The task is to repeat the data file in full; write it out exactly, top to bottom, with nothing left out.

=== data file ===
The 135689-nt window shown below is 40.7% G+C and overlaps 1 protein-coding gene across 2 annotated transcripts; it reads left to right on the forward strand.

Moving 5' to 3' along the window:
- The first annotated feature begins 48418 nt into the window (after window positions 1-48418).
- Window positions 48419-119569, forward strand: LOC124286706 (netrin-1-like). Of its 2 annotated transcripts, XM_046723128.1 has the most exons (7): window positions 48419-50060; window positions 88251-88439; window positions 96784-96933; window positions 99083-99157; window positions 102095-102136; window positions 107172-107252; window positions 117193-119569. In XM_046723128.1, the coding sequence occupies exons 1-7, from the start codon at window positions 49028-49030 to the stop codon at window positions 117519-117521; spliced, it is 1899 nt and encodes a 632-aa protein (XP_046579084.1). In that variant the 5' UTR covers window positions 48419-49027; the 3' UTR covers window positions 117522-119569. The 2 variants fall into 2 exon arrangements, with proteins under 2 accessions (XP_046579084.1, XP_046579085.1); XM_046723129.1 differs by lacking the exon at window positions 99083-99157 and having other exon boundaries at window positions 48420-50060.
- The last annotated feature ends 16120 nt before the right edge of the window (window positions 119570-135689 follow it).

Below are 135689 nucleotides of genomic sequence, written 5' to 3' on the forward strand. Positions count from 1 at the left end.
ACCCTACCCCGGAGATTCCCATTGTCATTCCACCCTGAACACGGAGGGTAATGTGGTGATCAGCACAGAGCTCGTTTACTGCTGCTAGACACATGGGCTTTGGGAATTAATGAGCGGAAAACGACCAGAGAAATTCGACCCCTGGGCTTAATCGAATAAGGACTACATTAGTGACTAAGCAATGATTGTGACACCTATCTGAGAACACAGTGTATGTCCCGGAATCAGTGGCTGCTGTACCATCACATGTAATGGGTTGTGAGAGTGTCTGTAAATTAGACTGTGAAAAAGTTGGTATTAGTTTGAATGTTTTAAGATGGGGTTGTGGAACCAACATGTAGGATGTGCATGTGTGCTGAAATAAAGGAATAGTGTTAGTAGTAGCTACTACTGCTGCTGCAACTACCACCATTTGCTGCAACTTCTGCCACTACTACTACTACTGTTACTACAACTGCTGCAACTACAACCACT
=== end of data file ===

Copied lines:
The 135689-nt window shown below is 40.7% G+C and overlaps 1 protein-coding gene across 2 annotated transcripts; it reads left to right on the forward strand.

Moving 5' to 3' along the window:
- The first annotated feature begins 48418 nt into the window (after window positions 1-48418).
- Window positions 48419-119569, forward strand: LOC124286706 (netrin-1-like). Of its 2 annotated transcripts, XM_046723128.1 has the most exons (7): window positions 48419-50060; window positions 88251-88439; window positions 96784-96933; window positions 99083-99157; window positions 102095-102136; window positions 107172-107252; window positions 117193-119569. In XM_046723128.1, the coding sequence occupies exons 1-7, from the start codon at window positions 49028-49030 to the stop codon at window positions 117519-117521; spliced, it is 1899 nt and encodes a 632-aa protein (XP_046579084.1). In that variant the 5' UTR covers window positions 48419-49027; the 3' UTR covers window positions 117522-119569. The 2 variants fall into 2 exon arrangements, with proteins under 2 accessions (XP_046579084.1, XP_046579085.1); XM_046723129.1 differs by lacking the exon at window positions 99083-99157 and having other exon boundaries at window positions 48420-50060.
- The last annotated feature ends 16120 nt before the right edge of the window (window positions 119570-135689 follow it).

Below are 135689 nucleotides of genomic sequence, written 5' to 3' on the forward strand. Positions count from 1 at the left end.
ACCCTACCCCGGAGATTCCCATTGTCATTCCACCCTGAACACGGAGGGTAATGTGGTGATCAGCACAGAGCTCGTTTACTGCTGCTAGACACATGGGCTTTGGGAATTAATGAGCGGAAAACGACCAGAGAAATTCGACCCCTGGGCTTAATCGAATAAGGACTACATTAGTGACTAAGCAATGATTGTGACACCTATCTGAGAACACAGTGTATGTCCCGGAATCAGTGGCTGCTGTACCATCACATGTAATGGGTTGTGAGAGTGTCTGTAAATTAGACTGTGAAAAAGTTGGTATTAGTTTGAATGTTTTAAGATGGGGTTGTGGAACCAACATGTAGGATGTGCATGTGTGCTGAAATAAAGGAATAGTGTTAGTAGTAGCTACTACTGCTGCTGCAACTACCACCATTTGCTGCAACTTCTGCCACTACTACTACTACTGTTACTACAACTGCTGCAACTACAACCACT